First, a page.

Would they make a good pet?
Owing to their harmless nature, the dusky antechinus may be a good choice for pets. However, these animals have a very short lifespan that is not really an ideal characteristic of a pet.
Did you know...
The first description of the dusky antechinus was given in 1840 by the English naturalist George R. Waterhouse.
The dusky antechinus was the second species of antechinus to be described.
The name Swainson's antechinus is in honor of the English entomologist, conchologist, malacologist, ornithologist, and artist William John Swainson.
The dusky antechinus has three recognized subspecies. These are the A. s. swainsonii, found in the island of Tasmania, A. s. mimetes found in south-western Victoria, eastern New South Wales, and south-eastern Queensland, and A. s. insulanus found in Victoria's Grampians National Park.
Even though antechinuses are usually nocturnal, the dusky antechinus is also pretty active during daylight hours.
The breeding time of the dusky antechinus populations varies with location. Populations in lower altitudes and those in coastal regions breed earlier than populations residing in higher elevations or inland areas. Likewise, populations on the island of Tasmania breed later than those on the mainland.
Offspring of the dusky antechinus are vulnerable to early death, primarily due to lack of food. A female dusky antechinus usually produces supernumerary offspring, meaning the number of offspring is greater than the number of available teats. As a result, babies that are unable to access a teat will eventually die.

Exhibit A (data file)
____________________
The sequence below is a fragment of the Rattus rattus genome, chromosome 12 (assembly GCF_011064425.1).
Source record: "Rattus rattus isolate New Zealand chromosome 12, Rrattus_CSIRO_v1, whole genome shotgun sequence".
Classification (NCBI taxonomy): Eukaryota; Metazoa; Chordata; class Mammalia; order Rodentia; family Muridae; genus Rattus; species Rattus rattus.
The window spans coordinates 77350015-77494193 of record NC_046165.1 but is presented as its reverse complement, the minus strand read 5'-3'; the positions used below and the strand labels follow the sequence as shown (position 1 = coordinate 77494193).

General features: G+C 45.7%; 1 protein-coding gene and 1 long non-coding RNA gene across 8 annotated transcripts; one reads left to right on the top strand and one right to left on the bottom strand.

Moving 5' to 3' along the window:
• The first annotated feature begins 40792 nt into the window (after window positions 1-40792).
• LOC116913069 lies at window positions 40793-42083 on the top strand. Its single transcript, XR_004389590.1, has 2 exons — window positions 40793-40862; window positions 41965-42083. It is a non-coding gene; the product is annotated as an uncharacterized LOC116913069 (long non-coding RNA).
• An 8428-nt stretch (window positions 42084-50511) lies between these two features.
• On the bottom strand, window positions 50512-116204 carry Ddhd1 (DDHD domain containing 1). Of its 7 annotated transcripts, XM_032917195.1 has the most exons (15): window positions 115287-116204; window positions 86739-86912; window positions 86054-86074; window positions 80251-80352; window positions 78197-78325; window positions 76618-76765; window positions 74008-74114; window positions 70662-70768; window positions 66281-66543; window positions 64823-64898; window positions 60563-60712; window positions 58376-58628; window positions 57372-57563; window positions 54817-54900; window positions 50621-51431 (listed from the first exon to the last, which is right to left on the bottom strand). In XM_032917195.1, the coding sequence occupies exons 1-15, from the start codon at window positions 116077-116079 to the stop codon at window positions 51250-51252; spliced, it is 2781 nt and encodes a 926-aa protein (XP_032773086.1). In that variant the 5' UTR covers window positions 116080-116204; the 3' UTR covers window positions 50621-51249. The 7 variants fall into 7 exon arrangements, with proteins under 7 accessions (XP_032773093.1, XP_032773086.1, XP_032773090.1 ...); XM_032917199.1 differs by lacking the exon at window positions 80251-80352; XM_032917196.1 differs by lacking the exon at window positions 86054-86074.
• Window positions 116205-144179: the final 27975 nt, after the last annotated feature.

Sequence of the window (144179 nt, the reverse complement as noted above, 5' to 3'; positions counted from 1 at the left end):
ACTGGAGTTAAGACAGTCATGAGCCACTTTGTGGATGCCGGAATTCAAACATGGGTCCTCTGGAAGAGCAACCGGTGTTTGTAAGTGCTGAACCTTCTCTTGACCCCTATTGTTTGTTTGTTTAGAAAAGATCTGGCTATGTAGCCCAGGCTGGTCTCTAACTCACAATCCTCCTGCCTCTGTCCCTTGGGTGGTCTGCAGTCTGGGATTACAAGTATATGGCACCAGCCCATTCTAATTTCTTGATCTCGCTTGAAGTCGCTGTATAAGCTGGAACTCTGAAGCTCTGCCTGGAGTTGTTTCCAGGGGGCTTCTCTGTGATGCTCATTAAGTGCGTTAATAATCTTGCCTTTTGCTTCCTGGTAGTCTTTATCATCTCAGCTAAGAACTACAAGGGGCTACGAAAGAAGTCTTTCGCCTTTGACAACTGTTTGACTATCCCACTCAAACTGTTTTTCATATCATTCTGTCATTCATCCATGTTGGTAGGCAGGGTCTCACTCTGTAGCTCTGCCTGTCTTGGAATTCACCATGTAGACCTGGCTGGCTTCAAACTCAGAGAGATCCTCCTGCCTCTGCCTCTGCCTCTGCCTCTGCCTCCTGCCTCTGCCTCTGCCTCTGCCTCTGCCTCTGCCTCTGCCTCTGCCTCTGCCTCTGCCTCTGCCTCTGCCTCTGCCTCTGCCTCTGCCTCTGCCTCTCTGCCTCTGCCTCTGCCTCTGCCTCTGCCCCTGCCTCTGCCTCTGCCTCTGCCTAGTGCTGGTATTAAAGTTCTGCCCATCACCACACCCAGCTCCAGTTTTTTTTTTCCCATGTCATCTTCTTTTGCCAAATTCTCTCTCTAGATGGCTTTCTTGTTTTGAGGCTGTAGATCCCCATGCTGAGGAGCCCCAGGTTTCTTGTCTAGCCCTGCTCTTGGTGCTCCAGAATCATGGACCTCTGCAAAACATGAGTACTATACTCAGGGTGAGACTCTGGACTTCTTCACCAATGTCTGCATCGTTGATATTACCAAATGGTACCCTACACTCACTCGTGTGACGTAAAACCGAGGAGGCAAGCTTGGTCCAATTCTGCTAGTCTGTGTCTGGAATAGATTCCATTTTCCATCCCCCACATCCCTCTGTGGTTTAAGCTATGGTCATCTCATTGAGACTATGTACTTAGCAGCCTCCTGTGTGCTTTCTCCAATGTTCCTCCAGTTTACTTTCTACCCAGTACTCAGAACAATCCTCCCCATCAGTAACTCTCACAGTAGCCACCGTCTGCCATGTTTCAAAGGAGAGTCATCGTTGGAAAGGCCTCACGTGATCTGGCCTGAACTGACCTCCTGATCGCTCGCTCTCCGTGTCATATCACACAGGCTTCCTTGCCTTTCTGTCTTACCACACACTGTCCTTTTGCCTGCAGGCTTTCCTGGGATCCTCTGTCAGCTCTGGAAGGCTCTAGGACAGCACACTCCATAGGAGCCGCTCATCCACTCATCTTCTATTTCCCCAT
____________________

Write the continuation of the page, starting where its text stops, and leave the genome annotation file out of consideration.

The brown antechinus (Antechinus stuartii) and agile antechinus (Antechinus agilis) have very similar physical appearances. The two species are difficult to distinguish, except by their geographical distribution.
How high can the dusky antechinus jump?
No information is available regarding how high the dusky antechinus can jump. These animals mostly dwell on the forest floor with thick vegetation cover. They are known to climb trees.
Is the dusky antechinus endangered?
The dusky antechinus is not endangered. However, the local population in many areas may be under threat due to controlled burning, replacement of native forests with pine plantations, and predation by cats and red foxes.
Here at Kidadl, we have carefully created lots of interesting family-friendly animal facts for everyone to discover! Learn more about some other mammals from our little pocket mouse facts and gopher facts pages.
You can even occupy yourself at home by coloring in one of our free printable long eared jerboa for kids coloring pages.
Main image by Catching The Eye
Second image by patrickkavanagh